The diabetes and heart disease threat not on our radarNews /
Heart disease, including coronary heart disease, is a major cause of death among people with diabetes, a chronic condition marked by high blood sugar levels. People with diabetes can be up to four times more likely to have a heart attack or stroke than people who do not have diabetes.
Despite the worrying statistics, Heart Foundation research indicates a lack of awareness about this connection, with just 2% of people surveyed nominating diabetes as a risk factor for heart disease.
The Heart Foundation is highlighting the close relationship between the diseases ahead of World Diabetes Day on 14 November.
Heart Foundation General Manager of Heart Health, Bill Stavreski, says Australians cannot afford to underestimate the impact diabetes can have on their heart health.
“Uncontrolled diabetes puts you in the danger zone for developing heart disease, so it’s concerning to see recognition of this key risk factor is so poor,” Mr Stavreski said.
“When it comes to heart disease, people are more likely to focus on lifestyle risk factors, such as diet and exercise, rather than clinical risk factors. While important, common conditions such as diabetes and high blood pressure also need to be on our radar.”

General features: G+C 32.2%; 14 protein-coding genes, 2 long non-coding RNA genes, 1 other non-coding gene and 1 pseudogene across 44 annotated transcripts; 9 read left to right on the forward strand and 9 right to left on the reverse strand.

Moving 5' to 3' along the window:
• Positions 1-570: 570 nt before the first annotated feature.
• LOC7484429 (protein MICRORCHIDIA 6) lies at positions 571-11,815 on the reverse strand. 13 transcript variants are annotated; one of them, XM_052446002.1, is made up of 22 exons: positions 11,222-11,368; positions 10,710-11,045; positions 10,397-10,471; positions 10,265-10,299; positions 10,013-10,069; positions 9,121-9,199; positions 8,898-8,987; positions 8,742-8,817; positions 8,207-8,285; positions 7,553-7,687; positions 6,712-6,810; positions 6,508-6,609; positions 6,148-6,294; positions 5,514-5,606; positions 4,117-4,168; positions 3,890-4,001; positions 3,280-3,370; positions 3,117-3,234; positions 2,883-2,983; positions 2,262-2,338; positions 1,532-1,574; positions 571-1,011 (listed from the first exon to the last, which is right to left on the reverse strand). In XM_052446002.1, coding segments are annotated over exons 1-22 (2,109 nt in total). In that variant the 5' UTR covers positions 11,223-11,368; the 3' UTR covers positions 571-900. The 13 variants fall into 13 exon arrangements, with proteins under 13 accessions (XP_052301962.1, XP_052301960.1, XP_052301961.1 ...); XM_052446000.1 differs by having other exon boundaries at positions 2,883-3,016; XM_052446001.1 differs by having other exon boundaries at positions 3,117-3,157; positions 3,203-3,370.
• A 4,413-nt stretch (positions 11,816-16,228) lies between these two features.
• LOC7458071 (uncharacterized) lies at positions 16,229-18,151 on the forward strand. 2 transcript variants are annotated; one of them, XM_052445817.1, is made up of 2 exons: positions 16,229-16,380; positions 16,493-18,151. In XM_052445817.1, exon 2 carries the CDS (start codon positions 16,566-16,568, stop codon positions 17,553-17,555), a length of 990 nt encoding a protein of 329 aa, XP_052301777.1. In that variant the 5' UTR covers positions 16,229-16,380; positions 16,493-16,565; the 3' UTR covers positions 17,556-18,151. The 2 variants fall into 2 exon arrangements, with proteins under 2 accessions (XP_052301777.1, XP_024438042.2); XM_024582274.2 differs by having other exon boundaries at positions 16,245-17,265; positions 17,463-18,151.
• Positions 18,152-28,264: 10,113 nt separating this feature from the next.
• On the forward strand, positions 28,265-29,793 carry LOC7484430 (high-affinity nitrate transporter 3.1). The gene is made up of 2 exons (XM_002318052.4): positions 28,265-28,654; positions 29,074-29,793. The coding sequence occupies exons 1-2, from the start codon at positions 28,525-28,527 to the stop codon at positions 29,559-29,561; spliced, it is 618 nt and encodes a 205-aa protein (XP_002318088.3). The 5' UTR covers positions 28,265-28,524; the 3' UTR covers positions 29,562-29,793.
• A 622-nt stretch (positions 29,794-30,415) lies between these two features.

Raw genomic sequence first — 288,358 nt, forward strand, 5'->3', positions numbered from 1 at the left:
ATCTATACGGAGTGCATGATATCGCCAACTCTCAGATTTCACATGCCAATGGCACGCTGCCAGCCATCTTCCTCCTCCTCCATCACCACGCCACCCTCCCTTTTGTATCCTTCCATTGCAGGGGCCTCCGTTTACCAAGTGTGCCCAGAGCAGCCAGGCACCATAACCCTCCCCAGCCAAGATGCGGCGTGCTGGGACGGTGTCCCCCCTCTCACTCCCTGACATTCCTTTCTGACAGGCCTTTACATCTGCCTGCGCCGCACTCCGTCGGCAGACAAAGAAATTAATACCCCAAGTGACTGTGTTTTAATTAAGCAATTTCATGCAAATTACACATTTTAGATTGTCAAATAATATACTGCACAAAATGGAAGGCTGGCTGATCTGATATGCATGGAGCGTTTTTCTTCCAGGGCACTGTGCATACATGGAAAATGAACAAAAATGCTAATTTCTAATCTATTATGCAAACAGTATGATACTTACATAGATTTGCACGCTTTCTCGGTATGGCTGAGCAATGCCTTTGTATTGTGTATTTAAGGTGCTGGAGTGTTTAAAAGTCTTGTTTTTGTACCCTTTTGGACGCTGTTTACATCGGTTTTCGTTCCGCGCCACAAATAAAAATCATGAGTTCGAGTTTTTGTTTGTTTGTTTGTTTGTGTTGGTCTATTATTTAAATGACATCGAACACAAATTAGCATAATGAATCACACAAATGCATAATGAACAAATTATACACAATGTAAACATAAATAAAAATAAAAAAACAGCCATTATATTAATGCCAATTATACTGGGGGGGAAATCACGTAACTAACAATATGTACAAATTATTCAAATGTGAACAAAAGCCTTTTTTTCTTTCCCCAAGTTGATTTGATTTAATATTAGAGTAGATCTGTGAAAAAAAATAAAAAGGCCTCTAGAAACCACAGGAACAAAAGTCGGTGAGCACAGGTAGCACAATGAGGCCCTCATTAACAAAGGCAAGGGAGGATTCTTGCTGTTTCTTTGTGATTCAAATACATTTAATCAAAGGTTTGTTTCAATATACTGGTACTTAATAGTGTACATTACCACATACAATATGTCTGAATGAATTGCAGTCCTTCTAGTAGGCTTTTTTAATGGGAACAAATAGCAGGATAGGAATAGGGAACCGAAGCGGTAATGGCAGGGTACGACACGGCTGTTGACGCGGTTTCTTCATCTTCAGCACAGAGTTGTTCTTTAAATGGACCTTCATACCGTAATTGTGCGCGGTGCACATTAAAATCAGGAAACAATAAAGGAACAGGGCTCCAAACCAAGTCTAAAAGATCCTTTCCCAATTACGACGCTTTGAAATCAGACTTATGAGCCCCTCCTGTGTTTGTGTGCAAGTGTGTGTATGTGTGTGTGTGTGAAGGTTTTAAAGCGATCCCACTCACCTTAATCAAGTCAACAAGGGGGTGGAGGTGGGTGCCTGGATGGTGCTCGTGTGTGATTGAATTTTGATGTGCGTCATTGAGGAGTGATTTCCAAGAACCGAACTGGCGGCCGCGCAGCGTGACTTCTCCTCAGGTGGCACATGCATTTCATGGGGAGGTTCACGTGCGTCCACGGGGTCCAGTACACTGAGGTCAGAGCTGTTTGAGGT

More than 150,000 Australians are living with both diabetes and coronary heart disease.
High blood glucose levels from diabetes, which affects almost 1.2 million Australians, can damage blood vessels in the heart and make them more likely to develop fatty deposits over time.
People with diabetes – particularly type 2 diabetes – are at higher risk of heart attack or stroke because they are also more likely to have other risk factors such as high blood pressure, high cholesterol and being overweight or obese.
If you are 45 years and over, or from 30 for Aboriginal or Torres Strait Islanders, the best way to understand your risk of heart disease starts with going to your GP for a Heart Health Check.
A Heart Health Check will involve your GP measuring your blood sugar levels, as well as recording other necessary risk factors, to calculate your risk of a heart attack or stroke in the next five years.
“Many risk factors can be managed by making lifestyle changes and taking appropriate medications as prescribed, and your doctor will support you in taking the necessary steps to improve your heart health,” Mr Stavreski said.
“It’s important to control your diabetes to help prevent a heart attack or stroke, and the increased risk of cardiovascular issues associated with diabetes is a good reason to embrace a heart-healthy lifestyle. This includes eating nutritious foods, being smoke-free, exercising regularly and maintaining a healthy weight.”
Visit the Heart Foundation website to learn more about Heart Health Checks, or to complete the Heart Age Calculator, which tells you your “heart age” compared to your actual age.
Brigid Simeoni, Media Advisor
M: 0427 619 589 E: email@example.com